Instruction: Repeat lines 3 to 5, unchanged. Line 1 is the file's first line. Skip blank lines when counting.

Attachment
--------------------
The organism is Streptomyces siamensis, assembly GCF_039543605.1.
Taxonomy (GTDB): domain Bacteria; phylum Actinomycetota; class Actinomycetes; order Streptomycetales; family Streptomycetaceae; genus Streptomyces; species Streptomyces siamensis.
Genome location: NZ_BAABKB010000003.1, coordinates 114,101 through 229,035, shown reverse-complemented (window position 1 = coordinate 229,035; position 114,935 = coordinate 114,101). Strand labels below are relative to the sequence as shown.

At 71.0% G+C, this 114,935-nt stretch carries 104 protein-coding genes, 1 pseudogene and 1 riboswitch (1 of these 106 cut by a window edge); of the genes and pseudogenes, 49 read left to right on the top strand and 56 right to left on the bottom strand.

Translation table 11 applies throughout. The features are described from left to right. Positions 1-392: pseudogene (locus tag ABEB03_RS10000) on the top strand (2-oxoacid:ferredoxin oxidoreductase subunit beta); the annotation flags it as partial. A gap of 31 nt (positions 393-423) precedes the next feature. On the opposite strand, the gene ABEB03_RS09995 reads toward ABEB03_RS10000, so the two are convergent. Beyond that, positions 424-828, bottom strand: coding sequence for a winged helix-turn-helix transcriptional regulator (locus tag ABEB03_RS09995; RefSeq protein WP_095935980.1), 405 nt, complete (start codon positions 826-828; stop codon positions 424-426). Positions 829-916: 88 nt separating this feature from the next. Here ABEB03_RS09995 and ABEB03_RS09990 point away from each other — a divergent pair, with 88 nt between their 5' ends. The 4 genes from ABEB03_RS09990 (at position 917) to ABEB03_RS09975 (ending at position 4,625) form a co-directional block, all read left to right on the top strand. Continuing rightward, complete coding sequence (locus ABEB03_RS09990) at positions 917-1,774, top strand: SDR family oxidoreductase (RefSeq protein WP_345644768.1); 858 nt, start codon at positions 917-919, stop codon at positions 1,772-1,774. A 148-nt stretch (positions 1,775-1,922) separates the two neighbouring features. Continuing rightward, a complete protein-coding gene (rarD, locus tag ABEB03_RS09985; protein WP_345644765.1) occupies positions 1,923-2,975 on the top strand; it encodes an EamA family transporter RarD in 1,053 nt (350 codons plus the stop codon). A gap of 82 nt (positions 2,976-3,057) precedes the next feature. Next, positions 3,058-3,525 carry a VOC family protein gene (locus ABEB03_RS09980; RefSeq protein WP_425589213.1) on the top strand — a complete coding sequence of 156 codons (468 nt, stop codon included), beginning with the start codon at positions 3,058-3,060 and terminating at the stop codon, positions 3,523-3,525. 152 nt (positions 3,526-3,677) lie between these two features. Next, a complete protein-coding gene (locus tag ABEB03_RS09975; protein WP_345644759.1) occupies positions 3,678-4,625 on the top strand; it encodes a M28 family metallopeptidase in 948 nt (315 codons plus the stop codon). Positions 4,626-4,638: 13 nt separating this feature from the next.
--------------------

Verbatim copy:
Genome location: NZ_BAABKB010000003.1, coordinates 114,101 through 229,035, shown reverse-complemented (window position 1 = coordinate 229,035; position 114,935 = coordinate 114,101). Strand labels below are relative to the sequence as shown.

At 71.0% G+C, this 114,935-nt stretch carries 104 protein-coding genes, 1 pseudogene and 1 riboswitch (1 of these 106 cut by a window edge); of the genes and pseudogenes, 49 read left to right on the top strand and 56 right to left on the bottom strand.

Translation table 11 applies throughout. The features are described from left to right. Positions 1-392: pseudogene (locus tag ABEB03_RS10000) on the top strand (2-oxoacid:ferredoxin oxidoreductase subunit beta); the annotation flags it as partial. A gap of 31 nt (positions 393-423) precedes the next feature. On the opposite strand, the gene ABEB03_RS09995 reads toward ABEB03_RS10000, so the two are convergent. Beyond that, positions 424-828, bottom strand: coding sequence for a winged helix-turn-helix transcriptional regulator (locus tag ABEB03_RS09995; RefSeq protein WP_095935980.1), 405 nt, complete (start codon positions 826-828; stop codon positions 424-426). Positions 829-916: 88 nt separating this feature from the next. Here ABEB03_RS09995 and ABEB03_RS09990 point away from each other — a divergent pair, with 88 nt between their 5' ends. The 4 genes from ABEB03_RS09990 (at position 917) to ABEB03_RS09975 (ending at position 4,625) form a co-directional block, all read left to right on the top strand. Continuing rightward, complete coding sequence (locus ABEB03_RS09990) at positions 917-1,774, top strand: SDR family oxidoreductase (RefSeq protein WP_345644768.1); 858 nt, start codon at positions 917-919, stop codon at positions 1,772-1,774. A 148-nt stretch (positions 1,775-1,922) separates the two neighbouring features. Continuing rightward, a complete protein-coding gene (rarD, locus tag ABEB03_RS09985; protein WP_345644765.1) occupies positions 1,923-2,975 on the top strand; it encodes an EamA family transporter RarD in 1,053 nt (350 codons plus the stop codon). A gap of 82 nt (positions 2,976-3,057) precedes the next feature. Next, positions 3,058-3,525 carry a VOC family protein gene (locus ABEB03_RS09980; RefSeq protein WP_425589213.1) on the top strand — a complete coding sequence of 156 codons (468 nt, stop codon included), beginning with the start codon at positions 3,058-3,060 and terminating at the stop codon, positions 3,523-3,525. 152 nt (positions 3,526-3,677) lie between these two features. Next, a complete protein-coding gene (locus tag ABEB03_RS09975; protein WP_345644759.1) occupies positions 3,678-4,625 on the top strand; it encodes a M28 family metallopeptidase in 948 nt (315 codons plus the stop codon). Positions 4,626-4,638: 13 nt separating this feature from the next.